Frank Mackey's diary of a panto dame

As Frank Mackey marks two decades on the panto stage, he shares his behind the scenes diary, revealing what it’s like to write and bring a production of this magnitude to life at Cork Opera House.

Cork Opera House panto is a Cork tradition. Families have been flocking to panto at the Emmet Place venue for generations. Over the last decade panto has become a production that can stand up with West End shows.

As writer but also the actor who brings Nanny Nellie to life I’m in a unique position. It’s very different to acting roles, where you get a script and take on a character. I live and breathe her, I know her every thought because I created her. No one knows her better than me because for three months each year I am her. This year I wanted to give an insight into what goes into bringing a panto icon like Nanny Nellie from paper to life.

Frank Mackey as Nanny Nellie in the Cork Opera House pantomime, Aladdin. Picture: Denis Minihane

Come on a journey with me...

January

It’s official. The magic carpet will land at Cork Opera House in November 2018! We’ve still 15 shows of Snow White and the Seven Dwarfs to go and we’re already talking about the next panto. On my third last performance of Snow White I’m met by a lovely young mom telling me how much she enjoyed the show, she was standing there with her daughter who had just seen her first panto.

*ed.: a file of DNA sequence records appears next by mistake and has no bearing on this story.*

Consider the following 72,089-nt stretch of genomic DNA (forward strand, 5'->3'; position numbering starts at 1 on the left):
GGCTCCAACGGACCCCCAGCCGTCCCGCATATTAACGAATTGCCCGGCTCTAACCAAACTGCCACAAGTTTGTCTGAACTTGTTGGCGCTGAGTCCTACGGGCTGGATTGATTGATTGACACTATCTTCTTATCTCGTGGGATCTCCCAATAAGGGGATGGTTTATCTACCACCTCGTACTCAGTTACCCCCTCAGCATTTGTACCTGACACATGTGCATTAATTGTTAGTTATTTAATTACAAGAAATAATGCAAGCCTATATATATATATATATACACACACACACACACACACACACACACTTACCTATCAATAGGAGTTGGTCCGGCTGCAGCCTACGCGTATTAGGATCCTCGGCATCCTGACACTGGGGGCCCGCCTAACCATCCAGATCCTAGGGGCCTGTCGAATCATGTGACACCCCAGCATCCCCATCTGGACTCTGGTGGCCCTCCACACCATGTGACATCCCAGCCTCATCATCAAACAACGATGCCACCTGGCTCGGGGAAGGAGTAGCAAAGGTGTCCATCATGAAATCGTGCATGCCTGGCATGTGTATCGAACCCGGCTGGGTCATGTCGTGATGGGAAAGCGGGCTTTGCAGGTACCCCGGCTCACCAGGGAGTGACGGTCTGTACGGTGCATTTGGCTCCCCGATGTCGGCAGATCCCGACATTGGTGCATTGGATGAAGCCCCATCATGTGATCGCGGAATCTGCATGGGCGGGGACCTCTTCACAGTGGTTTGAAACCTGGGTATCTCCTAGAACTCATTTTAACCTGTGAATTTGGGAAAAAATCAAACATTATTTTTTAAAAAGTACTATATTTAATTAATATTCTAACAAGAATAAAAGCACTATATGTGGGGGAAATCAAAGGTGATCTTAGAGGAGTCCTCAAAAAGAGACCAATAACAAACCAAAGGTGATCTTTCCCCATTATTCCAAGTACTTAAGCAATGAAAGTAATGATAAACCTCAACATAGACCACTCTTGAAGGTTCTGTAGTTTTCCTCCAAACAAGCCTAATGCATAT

This woman asked if I remembered her, apparently she had met me when she was a child herself at panto 14 years ago. I was floored, sometimes you forget that Nanny is now at the age when she has really been entertaining audiences in Cork for generations, and yet I haven’t aged a day – that’s the real magic of panto! Panto closes on January 21 and we all let our hair down for the cast closing party, we should be exhausted after the run, but we’re full of energy on the back of the success of the run. 

It’s an emotional time as we’re all saying goodbye, but for many of the team we know we’ll see them again in nine months’ time when we start rehearsals for Aladdin.

February

Before the last piece of glitter from Snow White and the Seven Dwarfs has been cleared from the stage, we’re starting the process of writing the script for Aladdin. 

I work with the director, and my co-writer Trevor Ryan on taking this traditional story, adding some modern twists and of course incorporating Nanny Nellie.